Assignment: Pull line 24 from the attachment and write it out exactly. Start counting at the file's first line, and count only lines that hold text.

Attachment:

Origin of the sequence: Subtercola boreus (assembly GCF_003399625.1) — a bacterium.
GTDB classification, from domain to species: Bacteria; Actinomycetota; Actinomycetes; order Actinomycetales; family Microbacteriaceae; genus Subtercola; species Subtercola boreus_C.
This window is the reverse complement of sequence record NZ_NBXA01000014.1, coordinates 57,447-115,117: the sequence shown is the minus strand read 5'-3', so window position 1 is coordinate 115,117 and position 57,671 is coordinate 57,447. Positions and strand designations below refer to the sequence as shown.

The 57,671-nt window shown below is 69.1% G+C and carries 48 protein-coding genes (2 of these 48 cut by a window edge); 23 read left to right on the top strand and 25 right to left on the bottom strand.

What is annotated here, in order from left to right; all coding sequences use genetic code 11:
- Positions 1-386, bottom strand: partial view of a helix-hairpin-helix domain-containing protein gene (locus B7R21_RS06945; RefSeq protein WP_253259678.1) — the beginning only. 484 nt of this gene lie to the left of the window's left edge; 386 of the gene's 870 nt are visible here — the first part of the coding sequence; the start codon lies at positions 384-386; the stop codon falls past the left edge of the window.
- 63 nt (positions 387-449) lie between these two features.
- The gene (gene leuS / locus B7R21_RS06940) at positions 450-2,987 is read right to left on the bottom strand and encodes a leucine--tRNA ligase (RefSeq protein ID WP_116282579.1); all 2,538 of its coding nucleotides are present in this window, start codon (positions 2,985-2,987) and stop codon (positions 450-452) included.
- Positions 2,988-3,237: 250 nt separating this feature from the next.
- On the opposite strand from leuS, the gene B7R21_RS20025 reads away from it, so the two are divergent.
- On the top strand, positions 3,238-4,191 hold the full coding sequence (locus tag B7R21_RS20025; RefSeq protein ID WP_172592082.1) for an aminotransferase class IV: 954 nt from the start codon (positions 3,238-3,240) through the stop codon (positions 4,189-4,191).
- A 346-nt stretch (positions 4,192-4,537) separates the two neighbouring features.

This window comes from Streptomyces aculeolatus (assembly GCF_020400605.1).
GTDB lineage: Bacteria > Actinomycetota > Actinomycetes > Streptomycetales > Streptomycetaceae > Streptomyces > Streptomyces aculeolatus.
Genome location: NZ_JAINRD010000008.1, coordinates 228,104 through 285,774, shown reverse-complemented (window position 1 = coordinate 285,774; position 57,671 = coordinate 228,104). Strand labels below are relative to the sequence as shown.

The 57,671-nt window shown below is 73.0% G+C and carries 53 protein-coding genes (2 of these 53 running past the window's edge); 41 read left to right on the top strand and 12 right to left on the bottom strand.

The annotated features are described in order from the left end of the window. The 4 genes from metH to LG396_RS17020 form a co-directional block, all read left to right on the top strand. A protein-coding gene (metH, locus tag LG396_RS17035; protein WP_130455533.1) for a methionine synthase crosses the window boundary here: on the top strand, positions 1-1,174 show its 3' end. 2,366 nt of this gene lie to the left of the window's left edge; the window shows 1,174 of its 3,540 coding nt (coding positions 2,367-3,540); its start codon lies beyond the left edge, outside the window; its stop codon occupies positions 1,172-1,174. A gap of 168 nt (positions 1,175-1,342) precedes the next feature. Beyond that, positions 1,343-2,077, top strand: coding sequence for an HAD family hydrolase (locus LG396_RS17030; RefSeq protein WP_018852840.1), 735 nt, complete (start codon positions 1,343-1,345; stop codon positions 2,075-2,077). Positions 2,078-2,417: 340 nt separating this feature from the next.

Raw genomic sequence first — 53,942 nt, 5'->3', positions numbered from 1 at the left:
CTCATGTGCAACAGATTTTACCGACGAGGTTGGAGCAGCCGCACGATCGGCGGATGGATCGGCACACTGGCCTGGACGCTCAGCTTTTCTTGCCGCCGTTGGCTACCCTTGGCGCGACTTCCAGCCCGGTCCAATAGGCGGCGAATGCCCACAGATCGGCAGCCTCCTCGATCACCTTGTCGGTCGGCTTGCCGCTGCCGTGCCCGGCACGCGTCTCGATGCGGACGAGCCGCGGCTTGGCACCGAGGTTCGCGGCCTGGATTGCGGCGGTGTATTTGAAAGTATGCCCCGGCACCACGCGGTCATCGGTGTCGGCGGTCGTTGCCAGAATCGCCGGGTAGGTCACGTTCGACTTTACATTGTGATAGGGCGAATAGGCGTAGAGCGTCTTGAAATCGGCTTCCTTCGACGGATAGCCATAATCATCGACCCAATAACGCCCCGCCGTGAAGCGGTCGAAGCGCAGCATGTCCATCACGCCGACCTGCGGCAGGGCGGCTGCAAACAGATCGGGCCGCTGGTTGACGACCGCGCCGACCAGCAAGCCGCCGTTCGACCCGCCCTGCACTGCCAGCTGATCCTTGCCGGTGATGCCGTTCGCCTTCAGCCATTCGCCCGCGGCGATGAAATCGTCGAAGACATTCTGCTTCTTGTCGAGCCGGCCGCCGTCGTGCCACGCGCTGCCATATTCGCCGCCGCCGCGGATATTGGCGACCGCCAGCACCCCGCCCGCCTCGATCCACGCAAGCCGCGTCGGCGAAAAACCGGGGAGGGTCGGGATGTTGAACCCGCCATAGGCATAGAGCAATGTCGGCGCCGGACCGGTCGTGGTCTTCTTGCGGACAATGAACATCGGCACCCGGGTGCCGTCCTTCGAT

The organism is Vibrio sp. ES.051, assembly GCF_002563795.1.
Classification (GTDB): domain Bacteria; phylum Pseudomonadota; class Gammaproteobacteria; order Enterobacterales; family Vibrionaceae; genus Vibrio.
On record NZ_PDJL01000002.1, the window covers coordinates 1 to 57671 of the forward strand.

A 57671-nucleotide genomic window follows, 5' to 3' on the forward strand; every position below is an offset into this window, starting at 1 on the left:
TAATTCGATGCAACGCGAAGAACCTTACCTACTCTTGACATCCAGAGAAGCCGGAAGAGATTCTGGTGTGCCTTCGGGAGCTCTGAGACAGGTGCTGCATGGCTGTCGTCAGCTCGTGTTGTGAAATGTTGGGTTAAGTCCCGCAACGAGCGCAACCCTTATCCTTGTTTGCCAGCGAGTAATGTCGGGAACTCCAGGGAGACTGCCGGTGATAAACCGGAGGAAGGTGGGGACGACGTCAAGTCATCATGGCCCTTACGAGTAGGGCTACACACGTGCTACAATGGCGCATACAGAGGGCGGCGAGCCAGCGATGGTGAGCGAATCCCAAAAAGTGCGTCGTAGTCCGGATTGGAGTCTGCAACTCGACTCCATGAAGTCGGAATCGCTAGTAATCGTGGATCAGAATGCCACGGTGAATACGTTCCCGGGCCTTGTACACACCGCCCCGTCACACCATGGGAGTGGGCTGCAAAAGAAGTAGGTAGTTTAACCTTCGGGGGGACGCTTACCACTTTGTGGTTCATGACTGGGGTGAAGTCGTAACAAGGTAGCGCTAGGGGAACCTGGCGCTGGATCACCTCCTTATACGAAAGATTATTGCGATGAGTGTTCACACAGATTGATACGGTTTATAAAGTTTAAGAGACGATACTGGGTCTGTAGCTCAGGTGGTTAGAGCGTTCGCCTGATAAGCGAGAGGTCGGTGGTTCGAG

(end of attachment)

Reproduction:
TAATTCGATGCAACGCGAAGAACCTTACCTACTCTTGACATCCAGAGAAGCCGGAAGAGATTCTGGTGTGCCTTCGGGAGCTCTGAGACAGGTGCTGCATGGCTGTCGTCAGCTCGTGTTGTGAAATGTTGGGTTAAGTCCCGCAACGAGCGCAACCCTTATCCTTGTTTGCCAGCGAGTAATGTCGGGAACTCCAGGGAGACTGCCGGTGATAAACCGGAGGAAGGTGGGGACGACGTCAAGTCATCATGGCCCTTACGAGTAGGGCTACACACGTGCTACAATGGCGCATACAGAGGGCGGCGAGCCAGCGATGGTGAGCGAATCCCAAAAAGTGCGTCGTAGTCCGGATTGGAGTCTGCAACTCGACTCCATGAAGTCGGAATCGCTAGTAATCGTGGATCAGAATGCCACGGTGAATACGTTCCCGGGCCTTGTACACACCGCCCCGTCACACCATGGGAGTGGGCTGCAAAAGAAGTAGGTAGTTTAACCTTCGGGGGGACGCTTACCACTTTGTGGTTCATGACTGGGGTGAAGTCGTAACAAGGTAGCGCTAGGGGAACCTGGCGCTGGATCACCTCCTTATACGAAAGATTATTGCGATGAGTGTTCACACAGATTGATACGGTTTATAAAGTTTAAGAGACGATACTGGGTCTGTAGCTCAGGTGGTTAGAGCGTTCGCCTGATAAGCGAGAGGTCGGTGGTTCGAG